Plaintiff, however, does not explain why the Port Authority's belief or disbelief in the validity of the drug screening results was related to his age. The burden of persuasion -- "but for" causation -- remains upon plaintiff throughout the burden shifting exercise in an ADEA discrimination claim. Smith v. City of Allentown, 589 F. 3d 684, 691 (3d Cir. 2009).

Plaintiff's evidence connecting his age to his termination -- in any way -- is so scant that no reasonable fact-finder could find in plaintiff's favor, even viewing the evidence in the light most favorable to plaintiff. When asked at his deposition whether any actions had been taken against plaintiff on account of his age, plaintiff himself stated, "I don't know." (ECF No. 46-1 at 92.) In his deposition, it was plaintiff's contention that he was discriminated against based upon age simply because he was the oldest man in his position. (ECF No. 46-1 at 93.) Aside from these accusations, plaintiff has provided almost no evidence to connect his age to his termination and rebut the Port Authority's proffered legitimate, nondiscriminatory reason for terminating plaintiff. This is insufficient, even viewing the evidence in the light most favorable to plaintiff, and the Port Authority is entitled to summary judgment with respect to this claim.

2. Hostile Work Environment

A hostile work environment claim based upon age would require a prima facie showing under the same standard used in Title VII cases. Slater v. Susquehanna Cnty., 465 F. App'x 132, 138 (3d Cir. 2012). A plaintiff would need to demonstrate that his or her workplace was "ʻpermeated with discriminatory intimidation, ridicule, and insult, that is sufficiently severe or pervasive to alter the conditions of . . . employment and create an abusive working environment.'" Id. (quoting Nat'l R.R. Passenger Corp. v. Morgan, 536 U.S. 101, 116 (2002)). Such a prima facieshowing would require proof "ʻ(1) the employee suffered intentional discrimination because of their [age]; (2) the discrimination was [severe and pervasive]; (3) the discrimination detrimentally affected the plaintiff; (4) the discrimination would detrimentally affect a reasonable person of the same [age] in that position; and (5) the existence of respondeat superior liability.'" Huston v. Proctor & Gamble Paper Prod. Co., 568 F. 3d 100, 104 (3d Cir. 2009)(quoting Weston v. Pennsylvania, 251 F.3d 420, 426 (3d Cir. 2001); Jensen v. Potter, 435 F. 3d 444, 449 n.3 (3d Cir. 2006) (overruled on other grounds) ("the Supreme Court's standard is 'severe or pervasive'" . . . "and the Supreme Court's word controls, so we use the severe or pervasive standard here.").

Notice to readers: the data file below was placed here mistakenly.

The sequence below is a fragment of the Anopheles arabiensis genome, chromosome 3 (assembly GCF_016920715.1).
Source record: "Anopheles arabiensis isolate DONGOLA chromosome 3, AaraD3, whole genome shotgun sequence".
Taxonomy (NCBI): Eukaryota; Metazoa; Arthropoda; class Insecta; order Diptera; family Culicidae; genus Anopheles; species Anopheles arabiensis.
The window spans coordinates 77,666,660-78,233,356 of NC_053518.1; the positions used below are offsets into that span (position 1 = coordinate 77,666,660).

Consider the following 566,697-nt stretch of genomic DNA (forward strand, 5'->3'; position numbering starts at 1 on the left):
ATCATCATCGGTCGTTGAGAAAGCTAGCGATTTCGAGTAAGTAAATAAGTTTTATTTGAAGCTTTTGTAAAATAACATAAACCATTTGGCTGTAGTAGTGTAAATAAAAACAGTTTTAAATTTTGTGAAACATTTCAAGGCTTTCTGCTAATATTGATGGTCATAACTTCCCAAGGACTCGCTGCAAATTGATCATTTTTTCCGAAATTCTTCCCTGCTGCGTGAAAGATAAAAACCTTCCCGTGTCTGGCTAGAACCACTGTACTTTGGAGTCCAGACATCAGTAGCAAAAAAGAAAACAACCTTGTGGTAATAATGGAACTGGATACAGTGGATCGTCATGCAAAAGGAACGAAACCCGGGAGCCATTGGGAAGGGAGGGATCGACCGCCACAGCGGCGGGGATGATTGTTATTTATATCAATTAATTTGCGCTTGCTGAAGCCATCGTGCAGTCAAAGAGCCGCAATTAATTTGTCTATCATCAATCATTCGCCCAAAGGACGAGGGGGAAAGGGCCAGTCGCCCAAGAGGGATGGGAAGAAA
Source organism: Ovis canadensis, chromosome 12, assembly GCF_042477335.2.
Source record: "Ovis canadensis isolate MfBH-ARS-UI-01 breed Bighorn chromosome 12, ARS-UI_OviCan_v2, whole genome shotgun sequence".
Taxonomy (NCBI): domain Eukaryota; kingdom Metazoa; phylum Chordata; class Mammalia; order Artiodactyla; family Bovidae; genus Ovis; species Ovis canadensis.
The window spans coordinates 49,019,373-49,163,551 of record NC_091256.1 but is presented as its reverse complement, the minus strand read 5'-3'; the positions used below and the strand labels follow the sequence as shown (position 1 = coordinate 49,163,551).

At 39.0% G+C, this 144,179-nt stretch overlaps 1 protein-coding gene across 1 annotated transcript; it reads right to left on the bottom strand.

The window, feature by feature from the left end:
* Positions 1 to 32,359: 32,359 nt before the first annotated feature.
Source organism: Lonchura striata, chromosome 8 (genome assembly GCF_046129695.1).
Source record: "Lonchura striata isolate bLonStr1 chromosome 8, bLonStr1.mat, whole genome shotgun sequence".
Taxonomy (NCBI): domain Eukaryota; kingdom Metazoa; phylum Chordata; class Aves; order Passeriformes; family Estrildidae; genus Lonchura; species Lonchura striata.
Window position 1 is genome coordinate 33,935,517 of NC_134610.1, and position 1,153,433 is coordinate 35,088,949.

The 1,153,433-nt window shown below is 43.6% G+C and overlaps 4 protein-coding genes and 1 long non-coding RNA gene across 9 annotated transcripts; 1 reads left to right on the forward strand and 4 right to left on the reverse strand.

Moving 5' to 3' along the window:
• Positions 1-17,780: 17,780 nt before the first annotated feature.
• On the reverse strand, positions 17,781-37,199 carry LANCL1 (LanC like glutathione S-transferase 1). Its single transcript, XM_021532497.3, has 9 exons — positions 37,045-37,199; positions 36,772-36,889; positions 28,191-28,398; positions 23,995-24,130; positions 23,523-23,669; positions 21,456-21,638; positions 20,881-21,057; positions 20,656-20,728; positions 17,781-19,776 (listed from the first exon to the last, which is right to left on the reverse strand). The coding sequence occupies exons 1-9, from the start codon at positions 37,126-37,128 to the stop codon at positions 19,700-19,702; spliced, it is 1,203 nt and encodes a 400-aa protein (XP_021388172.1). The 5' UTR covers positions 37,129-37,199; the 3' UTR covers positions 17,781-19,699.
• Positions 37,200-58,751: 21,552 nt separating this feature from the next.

As with his hostile work environment claim under the ADA, plaintiff falls woefully short of providing evidence to this court that could be considered by any reasonable fact-finder to be extreme, discriminatory behavior under the ADEA. The minimal evidence provided by plaintiff in his response to the Port Authority's motion for summary judgment demonstrates no connection between plaintiff's age and any of the treatment he received -- negative or otherwise -- at the hands of the Port Authority or its staff. (ECF No. 7-8.) When asked at his deposition what he believed made his work environment hostile, plaintiff replied, "[m]e being injured and then coming back and requesting accommodation. Me constantly complaining about [sic] I wanted to get off that job, me telling them I'm gonna get reinjured if you don't take me off this job. My constant complaining about it." (ECF No. 46-1 at 94.) Plaintiff also testified that, in response to an alleged complaint that he was too old to be a wheel changer, a supervisor informed plaintiff that, "I don't care if you're 70, you're on the job and you're staying on the job." (ECF No. 46-1 at 92.) Even assuming that this statement was made, this is not the sort of severe and pervasive treatment contemplated by a hostile work environment claim under the ADEA. The Port Authority is entitled to summary judgment.

3. Retaliation